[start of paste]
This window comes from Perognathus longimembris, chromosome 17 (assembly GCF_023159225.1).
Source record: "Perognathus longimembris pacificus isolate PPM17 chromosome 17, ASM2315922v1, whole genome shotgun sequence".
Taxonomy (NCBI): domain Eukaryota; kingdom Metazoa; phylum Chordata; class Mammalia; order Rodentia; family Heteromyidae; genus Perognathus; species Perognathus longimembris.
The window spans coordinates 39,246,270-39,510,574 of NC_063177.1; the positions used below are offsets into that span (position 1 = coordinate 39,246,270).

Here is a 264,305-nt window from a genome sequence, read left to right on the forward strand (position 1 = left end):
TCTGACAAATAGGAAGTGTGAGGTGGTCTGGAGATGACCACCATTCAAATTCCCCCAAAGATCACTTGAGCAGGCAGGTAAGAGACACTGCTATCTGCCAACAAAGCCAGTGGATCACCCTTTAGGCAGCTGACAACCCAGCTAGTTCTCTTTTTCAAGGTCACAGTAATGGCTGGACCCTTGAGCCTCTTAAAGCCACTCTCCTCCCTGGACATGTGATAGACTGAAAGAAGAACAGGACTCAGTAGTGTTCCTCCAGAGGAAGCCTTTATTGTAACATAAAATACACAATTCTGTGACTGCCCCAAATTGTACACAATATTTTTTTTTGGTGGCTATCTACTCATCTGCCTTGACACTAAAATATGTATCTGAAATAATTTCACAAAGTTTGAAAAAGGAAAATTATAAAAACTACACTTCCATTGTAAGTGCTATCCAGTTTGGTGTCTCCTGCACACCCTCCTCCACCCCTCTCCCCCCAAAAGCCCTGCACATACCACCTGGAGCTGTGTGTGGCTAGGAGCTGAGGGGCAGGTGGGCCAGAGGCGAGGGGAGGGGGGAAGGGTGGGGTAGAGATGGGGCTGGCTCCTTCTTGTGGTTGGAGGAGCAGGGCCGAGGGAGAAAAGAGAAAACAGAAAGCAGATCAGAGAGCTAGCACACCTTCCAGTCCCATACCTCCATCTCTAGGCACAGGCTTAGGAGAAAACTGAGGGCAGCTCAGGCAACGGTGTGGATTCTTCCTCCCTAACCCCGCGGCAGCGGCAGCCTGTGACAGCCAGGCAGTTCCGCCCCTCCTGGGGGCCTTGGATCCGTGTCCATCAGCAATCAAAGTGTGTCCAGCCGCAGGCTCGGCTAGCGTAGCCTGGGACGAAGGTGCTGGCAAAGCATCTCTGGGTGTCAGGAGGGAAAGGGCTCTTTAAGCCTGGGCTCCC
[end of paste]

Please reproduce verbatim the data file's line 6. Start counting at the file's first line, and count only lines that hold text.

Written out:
TCTGACAAATAGGAAGTGTGAGGTGGTCTGGAGATGACCACCATTCAAATTCCCCCAAAGATCACTTGAGCAGGCAGGTAAGAGACACTGCTATCTGCCAACAAAGCCAGTGGATCACCCTTTAGGCAGCTGACAACCCAGCTAGTTCTCTTTTTCAAGGTCACAGTAATGGCTGGACCCTTGAGCCTCTTAAAGCCACTCTCCTCCCTGGACATGTGATAGACTGAAAGAAGAACAGGACTCAGTAGTGTTCCTCCAGAGGAAGCCTTTATTGTAACATAAAATACACAATTCTGTGACTGCCCCAAATTGTACACAATATTTTTTTTTGGTGGCTATCTACTCATCTGCCTTGACACTAAAATATGTATCTGAAATAATTTCACAAAGTTTGAAAAAGGAAAATTATAAAAACTACACTTCCATTGTAAGTGCTATCCAGTTTGGTGTCTCCTGCACACCCTCCTCCACCCCTCTCCCCCCAAAAGCCCTGCACATACCACCTGGAGCTGTGTGTGGCTAGGAGCTGAGGGGCAGGTGGGCCAGAGGCGAGGGGAGGGGGGAAGGGTGGGGTAGAGATGGGGCTGGCTCCTTCTTGTGGTTGGAGGAGCAGGGCCGAGGGAGAAAAGAGAAAACAGAAAGCAGATCAGAGAGCTAGCACACCTTCCAGTCCCATACCTCCATCTCTAGGCACAGGCTTAGGAGAAAACTGAGGGCAGCTCAGGCAACGGTGTGGATTCTTCCTCCCTAACCCCGCGGCAGCGGCAGCCTGTGACAGCCAGGCAGTTCCGCCCCTCCTGGGGGCCTTGGATCCGTGTCCATCAGCAATCAAAGTGTGTCCAGCCGCAGGCTCGGCTAGCGTAGCCTGGGACGAAGGTGCTGGCAAAGCATCTCTGGGTGTCAGGAGGGAAAGGGCTCTTTAAGCCTGGGCTCCC